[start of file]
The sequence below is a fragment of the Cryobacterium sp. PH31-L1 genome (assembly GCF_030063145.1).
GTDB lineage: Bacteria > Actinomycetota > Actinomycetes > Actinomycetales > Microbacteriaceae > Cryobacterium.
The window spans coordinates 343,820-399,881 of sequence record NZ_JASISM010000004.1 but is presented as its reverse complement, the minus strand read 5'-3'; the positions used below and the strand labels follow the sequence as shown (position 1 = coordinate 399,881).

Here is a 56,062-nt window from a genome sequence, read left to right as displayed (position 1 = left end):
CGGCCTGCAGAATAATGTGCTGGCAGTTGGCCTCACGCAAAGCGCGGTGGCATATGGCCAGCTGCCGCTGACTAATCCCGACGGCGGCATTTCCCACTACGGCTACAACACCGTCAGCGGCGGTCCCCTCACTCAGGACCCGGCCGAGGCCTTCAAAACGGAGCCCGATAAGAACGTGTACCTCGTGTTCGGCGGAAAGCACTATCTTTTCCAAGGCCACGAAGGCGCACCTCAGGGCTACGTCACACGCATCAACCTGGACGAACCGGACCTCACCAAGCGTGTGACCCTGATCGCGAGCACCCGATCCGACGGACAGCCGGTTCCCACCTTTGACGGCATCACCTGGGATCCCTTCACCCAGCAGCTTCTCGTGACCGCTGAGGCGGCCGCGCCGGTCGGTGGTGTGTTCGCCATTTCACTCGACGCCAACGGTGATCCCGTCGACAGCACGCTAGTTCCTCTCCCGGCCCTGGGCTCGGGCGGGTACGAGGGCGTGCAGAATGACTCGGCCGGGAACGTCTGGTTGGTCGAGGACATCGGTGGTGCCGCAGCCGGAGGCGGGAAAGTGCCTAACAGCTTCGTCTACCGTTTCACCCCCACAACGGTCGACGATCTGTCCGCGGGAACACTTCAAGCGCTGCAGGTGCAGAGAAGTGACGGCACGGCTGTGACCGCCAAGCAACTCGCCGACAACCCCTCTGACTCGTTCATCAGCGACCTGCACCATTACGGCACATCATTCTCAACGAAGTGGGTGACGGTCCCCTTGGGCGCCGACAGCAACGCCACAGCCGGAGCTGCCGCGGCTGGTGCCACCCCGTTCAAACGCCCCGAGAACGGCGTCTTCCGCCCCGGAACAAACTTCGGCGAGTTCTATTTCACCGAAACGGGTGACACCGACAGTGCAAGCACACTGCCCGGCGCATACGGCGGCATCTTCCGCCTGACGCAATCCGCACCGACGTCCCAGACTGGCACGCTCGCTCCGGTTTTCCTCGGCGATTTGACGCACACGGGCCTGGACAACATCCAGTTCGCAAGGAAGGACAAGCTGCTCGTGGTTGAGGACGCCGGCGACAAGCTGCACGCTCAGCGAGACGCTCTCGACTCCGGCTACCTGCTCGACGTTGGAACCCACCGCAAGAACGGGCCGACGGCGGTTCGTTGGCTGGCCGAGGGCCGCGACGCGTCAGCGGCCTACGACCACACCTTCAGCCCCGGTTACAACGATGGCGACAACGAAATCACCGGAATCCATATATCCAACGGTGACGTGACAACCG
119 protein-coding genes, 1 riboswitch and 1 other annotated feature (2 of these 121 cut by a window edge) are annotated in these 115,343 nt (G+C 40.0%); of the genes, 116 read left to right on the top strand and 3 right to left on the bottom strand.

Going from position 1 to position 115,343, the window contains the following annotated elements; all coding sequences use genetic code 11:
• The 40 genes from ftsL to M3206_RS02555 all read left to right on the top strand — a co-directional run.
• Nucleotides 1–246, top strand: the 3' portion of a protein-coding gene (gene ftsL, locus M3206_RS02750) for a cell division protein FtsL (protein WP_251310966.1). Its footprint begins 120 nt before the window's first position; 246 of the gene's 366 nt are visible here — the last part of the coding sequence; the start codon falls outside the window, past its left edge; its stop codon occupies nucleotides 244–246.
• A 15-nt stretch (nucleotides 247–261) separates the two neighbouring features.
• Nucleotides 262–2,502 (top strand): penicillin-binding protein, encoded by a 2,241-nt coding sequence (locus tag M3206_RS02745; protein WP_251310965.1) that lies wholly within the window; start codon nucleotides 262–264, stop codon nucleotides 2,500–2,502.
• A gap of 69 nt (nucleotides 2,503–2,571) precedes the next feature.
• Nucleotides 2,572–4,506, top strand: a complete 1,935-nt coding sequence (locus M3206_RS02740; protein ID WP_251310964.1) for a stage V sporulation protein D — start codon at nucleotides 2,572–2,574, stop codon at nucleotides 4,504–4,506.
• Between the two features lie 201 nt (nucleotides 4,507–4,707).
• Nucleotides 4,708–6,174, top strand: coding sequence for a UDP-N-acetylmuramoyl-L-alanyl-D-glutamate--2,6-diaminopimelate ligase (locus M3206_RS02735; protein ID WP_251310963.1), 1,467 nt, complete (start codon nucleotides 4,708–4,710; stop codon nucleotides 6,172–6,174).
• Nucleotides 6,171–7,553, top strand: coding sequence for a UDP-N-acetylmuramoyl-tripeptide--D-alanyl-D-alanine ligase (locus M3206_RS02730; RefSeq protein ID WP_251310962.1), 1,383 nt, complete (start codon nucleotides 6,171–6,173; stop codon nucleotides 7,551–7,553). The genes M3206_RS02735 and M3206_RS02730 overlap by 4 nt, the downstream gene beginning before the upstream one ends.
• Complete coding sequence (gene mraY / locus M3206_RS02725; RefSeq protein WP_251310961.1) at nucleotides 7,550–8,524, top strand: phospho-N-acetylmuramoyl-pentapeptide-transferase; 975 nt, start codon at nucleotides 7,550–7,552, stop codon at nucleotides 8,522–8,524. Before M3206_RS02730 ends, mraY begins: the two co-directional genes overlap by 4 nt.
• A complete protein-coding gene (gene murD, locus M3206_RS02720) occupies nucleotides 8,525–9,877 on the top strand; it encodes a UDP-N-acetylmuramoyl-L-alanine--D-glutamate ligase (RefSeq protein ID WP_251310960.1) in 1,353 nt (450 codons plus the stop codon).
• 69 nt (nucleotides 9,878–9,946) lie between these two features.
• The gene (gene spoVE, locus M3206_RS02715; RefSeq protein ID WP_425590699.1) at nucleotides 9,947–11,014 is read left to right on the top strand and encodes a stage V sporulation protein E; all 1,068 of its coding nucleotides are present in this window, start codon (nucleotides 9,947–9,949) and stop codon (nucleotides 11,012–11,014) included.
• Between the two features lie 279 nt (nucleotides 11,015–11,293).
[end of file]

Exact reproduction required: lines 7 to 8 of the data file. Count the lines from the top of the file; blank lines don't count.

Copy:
Going from position 1 to position 115,343, the window contains the following annotated elements; all coding sequences use genetic code 11:
• The 40 genes from ftsL to M3206_RS02555 all read left to right on the top strand — a co-directional run.